Walmington on sea: how it might look today

21st Century Walmington-on-Sea

How would one iconic High Street fare in the high-tech future? Are we all doomed? Should we panic?

The last series of BBC-TV's 'Dad's Army' aired 35 years ago, but it remains one of the most celebrated sitcoms, with fans around the world continuing to delight in the misadventures of the Home Guard defenders of Walmington-on-Sea during the Second World War. 

This fictional seaside resort boasts a quintessential British high street amid which many of the show's plots unfold. The shopkeepers depicted were arguably already on the way out in the 1940s, as retail evolutions - many technology-led - changed the way the public was buying its necessary goods and services, along with the shape of the traditional shopping thoroughfare. 

So how well would the characters featured in this classic comedy have fared during the economic upheavals of the last 70 years? In tribute to the retailers of Walmington, E&T looks at the trading challenges they might have faced since the 1940s and at what the future could hold for their respective lines of business.

1. W.M. Hodges, greengrocer and fruiterer

The independent greengrocer and fruiterer has become a rare sight on UK high streets, having faced a tough time staving off supermarket chains, not to mention farmers' markets and budget corner shops. One ambitious option open to Hodges' heirs would be to relocate the business to an out-of-town site as a farmer's shop, complementing its traditional range and selling organic produce sourced from local farms, diversifying into horticultural products as a side-line.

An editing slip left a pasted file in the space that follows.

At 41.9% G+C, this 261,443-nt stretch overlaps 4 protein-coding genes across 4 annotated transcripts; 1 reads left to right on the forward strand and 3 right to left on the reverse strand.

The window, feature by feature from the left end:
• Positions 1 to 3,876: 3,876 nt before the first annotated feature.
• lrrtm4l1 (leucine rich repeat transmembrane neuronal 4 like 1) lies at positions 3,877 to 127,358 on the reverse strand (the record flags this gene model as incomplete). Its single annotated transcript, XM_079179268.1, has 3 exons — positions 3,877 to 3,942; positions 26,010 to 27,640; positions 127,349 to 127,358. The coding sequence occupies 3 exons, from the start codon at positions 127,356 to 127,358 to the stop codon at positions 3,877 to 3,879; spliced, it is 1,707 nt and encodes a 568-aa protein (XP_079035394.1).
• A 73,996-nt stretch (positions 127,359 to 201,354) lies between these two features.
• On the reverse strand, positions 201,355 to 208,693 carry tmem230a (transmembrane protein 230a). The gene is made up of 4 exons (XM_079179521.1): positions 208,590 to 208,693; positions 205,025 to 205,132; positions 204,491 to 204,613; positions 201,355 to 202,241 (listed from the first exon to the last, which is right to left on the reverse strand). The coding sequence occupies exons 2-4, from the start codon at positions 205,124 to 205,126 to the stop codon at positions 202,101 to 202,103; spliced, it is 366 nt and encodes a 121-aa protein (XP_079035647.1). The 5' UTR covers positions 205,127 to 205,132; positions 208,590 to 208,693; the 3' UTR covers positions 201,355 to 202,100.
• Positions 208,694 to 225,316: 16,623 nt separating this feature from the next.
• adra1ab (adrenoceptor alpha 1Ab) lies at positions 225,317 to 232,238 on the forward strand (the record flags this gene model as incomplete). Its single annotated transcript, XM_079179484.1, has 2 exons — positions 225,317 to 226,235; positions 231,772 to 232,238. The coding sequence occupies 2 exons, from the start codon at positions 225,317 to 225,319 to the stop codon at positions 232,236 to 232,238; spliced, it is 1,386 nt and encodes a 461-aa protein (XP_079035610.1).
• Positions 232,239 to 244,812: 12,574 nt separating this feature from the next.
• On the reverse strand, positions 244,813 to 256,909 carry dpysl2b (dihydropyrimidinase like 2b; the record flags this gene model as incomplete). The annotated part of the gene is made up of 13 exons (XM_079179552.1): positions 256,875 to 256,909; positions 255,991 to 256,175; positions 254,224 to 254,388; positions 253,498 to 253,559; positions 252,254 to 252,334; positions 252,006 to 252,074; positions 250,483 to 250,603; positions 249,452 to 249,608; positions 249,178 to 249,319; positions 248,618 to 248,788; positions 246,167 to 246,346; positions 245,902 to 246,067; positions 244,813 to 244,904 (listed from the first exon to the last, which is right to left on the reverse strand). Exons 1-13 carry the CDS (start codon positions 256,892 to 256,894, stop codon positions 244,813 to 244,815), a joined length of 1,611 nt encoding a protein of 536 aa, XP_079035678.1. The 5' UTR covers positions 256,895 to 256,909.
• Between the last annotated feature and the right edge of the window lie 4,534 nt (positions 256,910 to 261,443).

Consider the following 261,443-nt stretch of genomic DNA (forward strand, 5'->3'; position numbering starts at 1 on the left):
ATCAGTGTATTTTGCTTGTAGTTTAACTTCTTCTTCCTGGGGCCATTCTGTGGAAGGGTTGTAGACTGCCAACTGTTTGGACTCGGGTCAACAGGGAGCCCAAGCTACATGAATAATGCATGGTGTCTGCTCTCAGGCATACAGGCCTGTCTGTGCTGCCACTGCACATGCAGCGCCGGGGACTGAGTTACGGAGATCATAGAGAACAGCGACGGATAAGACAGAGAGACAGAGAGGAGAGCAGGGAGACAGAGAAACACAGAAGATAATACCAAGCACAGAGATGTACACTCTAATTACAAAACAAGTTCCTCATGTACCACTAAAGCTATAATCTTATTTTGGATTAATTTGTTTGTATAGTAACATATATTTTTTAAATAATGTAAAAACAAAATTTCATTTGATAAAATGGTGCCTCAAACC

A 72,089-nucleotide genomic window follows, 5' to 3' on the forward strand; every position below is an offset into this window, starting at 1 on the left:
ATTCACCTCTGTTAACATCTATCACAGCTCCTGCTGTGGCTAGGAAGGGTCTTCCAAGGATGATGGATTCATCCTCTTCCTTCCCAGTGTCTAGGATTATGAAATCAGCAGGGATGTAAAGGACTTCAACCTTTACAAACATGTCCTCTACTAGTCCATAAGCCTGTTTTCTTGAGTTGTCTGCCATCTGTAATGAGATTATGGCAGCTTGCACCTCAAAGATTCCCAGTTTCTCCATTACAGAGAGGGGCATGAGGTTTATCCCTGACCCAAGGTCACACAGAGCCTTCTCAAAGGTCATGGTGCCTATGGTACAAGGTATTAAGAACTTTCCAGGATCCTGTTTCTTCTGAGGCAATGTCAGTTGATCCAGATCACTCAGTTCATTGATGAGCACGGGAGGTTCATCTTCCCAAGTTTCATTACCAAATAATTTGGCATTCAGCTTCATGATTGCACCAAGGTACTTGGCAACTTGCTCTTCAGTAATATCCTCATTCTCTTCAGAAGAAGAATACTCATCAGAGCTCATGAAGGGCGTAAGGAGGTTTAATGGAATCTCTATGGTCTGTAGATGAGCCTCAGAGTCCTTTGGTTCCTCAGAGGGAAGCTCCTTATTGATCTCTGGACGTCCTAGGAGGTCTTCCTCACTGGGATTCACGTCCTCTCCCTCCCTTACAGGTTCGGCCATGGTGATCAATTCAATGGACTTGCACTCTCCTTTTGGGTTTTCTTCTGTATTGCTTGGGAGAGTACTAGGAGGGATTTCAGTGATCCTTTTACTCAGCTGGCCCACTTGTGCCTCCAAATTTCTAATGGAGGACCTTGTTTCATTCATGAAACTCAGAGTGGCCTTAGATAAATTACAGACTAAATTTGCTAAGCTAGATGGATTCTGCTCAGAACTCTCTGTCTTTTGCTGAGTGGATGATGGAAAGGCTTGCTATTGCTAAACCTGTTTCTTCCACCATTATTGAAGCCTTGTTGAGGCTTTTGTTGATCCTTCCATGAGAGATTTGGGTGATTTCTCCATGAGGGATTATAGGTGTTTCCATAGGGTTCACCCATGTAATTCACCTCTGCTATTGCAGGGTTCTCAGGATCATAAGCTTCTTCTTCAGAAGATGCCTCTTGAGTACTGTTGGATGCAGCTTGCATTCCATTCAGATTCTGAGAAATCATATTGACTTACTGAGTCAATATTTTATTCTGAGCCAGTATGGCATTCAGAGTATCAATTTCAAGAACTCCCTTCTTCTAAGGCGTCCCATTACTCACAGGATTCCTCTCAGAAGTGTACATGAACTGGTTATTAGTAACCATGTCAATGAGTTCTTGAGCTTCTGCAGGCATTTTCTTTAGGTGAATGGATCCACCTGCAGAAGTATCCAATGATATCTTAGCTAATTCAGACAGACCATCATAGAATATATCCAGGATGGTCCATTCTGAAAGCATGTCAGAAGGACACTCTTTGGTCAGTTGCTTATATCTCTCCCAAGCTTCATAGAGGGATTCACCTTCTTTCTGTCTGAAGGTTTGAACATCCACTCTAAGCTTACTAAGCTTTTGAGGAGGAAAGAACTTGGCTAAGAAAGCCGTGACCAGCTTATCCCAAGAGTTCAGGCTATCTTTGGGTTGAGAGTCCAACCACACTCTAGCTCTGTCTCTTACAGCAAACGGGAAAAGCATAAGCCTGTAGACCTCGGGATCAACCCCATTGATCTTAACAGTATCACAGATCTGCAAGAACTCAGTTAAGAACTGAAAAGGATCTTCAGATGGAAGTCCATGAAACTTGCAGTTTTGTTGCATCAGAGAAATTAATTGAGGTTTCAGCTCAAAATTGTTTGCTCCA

2. James Frazer, funeral director

Although the exterior might remain austere, what goes on behind the scenes could be set for a shake-up due to the emerging alternatives to cremation and burial such as dissolution, promession, resomation, aquamation, and 'corpse composting'. The decades since the 1940s have seen periodic waves of interest in cryonic and cryogenic preservation options especially for those suffering from potentially fatal medical conditions; but the cost is high - some estimates are in the £90,000 range.

3. Jack Jones, butcher

Although we are eating less non-prime animal flesh, demand for premium organic and rare-breed meat is growing. An online store would seem like a logical step toward meeting this market, but handling international online payments threatens revenue margins for small merchants. A supply-strapped Jack Jones would watch with interest Chinese scientists' recent genetically-modified lamb Peng Peng, which reportedly contains a 'good' type of polyunsaturated fatty acid.

4. The greening of Walmington seafront

'Dad's Army' chief warden Hodges' famous catchphrase was "Put that light out!", which has a curiously familiar feel in these days of municipal energy conservation. In homage to this, local environmental activists have adapted the slogan for a campaign to have the bulbs used in the seaside town's promenade illuminations replaced with low-energy alternatives - "Put that incandescent light out!" is their cry.

5. Green transport

The iconic vehicle of 'Dad's Army' was Jones's van. Its modern equivalent might feature an electric battery in the place of a war-scarred fuel tank, helping the butcher to meet carbon reduction targets. A small electric van is estimated to cost £100 less in fuel for every 1,000 miles compared with a diesel. Recharging its battery via a rapid charging point (outside the bank) would make the van ready for action in no time.

6. Tea and coffee shops

Traditional refreshment rooms like Walmington's Marigold Tea Rooms and Anne's Pantry have been on the wane for decades, but the demand for over-the-counter coffee and snacks has certainly not. Demand has been met - indeed driven - by the rise of coffee shop chains. Free Wi-Fi access has boosted through-the-doors footfall, but also brings key long-term challenges - not least driven by the growing demand from business customers and others who are primarily seeking a place to work, as the modern day home guard (aka home- workers) and the mobile enterprise brigade go in search of free Internet access.